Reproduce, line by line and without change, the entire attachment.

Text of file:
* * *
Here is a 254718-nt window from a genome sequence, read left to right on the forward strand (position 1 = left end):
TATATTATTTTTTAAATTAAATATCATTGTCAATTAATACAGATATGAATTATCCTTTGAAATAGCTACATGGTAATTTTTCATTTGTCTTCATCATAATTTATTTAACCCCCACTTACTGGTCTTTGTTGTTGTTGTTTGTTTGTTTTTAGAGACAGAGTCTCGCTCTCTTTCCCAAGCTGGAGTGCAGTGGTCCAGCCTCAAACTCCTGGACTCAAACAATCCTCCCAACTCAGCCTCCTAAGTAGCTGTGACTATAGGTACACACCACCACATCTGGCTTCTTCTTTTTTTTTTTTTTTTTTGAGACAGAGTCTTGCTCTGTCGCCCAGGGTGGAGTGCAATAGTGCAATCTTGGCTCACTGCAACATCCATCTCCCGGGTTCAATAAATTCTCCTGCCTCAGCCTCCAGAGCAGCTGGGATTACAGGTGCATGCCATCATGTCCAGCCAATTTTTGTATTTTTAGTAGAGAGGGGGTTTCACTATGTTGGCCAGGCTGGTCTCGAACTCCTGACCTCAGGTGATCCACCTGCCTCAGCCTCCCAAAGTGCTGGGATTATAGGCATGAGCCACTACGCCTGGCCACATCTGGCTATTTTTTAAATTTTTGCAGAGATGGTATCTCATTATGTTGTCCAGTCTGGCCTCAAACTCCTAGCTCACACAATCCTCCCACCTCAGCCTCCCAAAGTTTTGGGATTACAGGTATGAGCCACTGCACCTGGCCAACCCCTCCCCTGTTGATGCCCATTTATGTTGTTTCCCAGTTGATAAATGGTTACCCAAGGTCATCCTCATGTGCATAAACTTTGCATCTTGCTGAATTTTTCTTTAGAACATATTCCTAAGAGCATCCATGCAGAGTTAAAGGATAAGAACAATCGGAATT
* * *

Here is a 254718-nt window from a genome sequence, read left to right on the forward strand (position 1 = left end):
TATATTATTTTTTAAATTAAATATCATTGTCAATTAATACAGATATGAATTATCCTTTGAAATAGCTACATGGTAATTTTTCATTTGTCTTCATCATAATTTATTTAACCCCCACTTACTGGTCTTTGTTGTTGTTGTTTGTTTGTTTTTAGAGACAGAGTCTCGCTCTCTTTCCCAAGCTGGAGTGCAGTGGTCCAGCCTCAAACTCCTGGACTCAAACAATCCTCCCAACTCAGCCTCCTAAGTAGCTGTGACTATAGGTACACACCACCACATCTGGCTTCTTCTTTTTTTTTTTTTTTTTTGAGACAGAGTCTTGCTCTGTCGCCCAGGGTGGAGTGCAATAGTGCAATCTTGGCTCACTGCAACATCCATCTCCCGGGTTCAATAAATTCTCCTGCCTCAGCCTCCAGAGCAGCTGGGATTACAGGTGCATGCCATCATGTCCAGCCAATTTTTGTATTTTTAGTAGAGAGGGGGTTTCACTATGTTGGCCAGGCTGGTCTCGAACTCCTGACCTCAGGTGATCCACCTGCCTCAGCCTCCCAAAGTGCTGGGATTATAGGCATGAGCCACTACGCCTGGCCACATCTGGCTATTTTTTAAATTTTTGCAGAGATGGTATCTCATTATGTTGTCCAGTCTGGCCTCAAACTCCTAGCTCACACAATCCTCCCACCTCAGCCTCCCAAAGTTTTGGGATTACAGGTATGAGCCACTGCACCTGGCCAACCCCTCCCCTGTTGATGCCCATTTATGTTGTTTCCCAGTTGATAAATGGTTACCCAAGGTCATCCTCATGTGCATAAACTTTGCATCTTGCTGAATTTTTCTTTAGAACATATTCCTAAGAGCATCCATGCAGAGTTAAAGGATAAGAACAATCGGAATT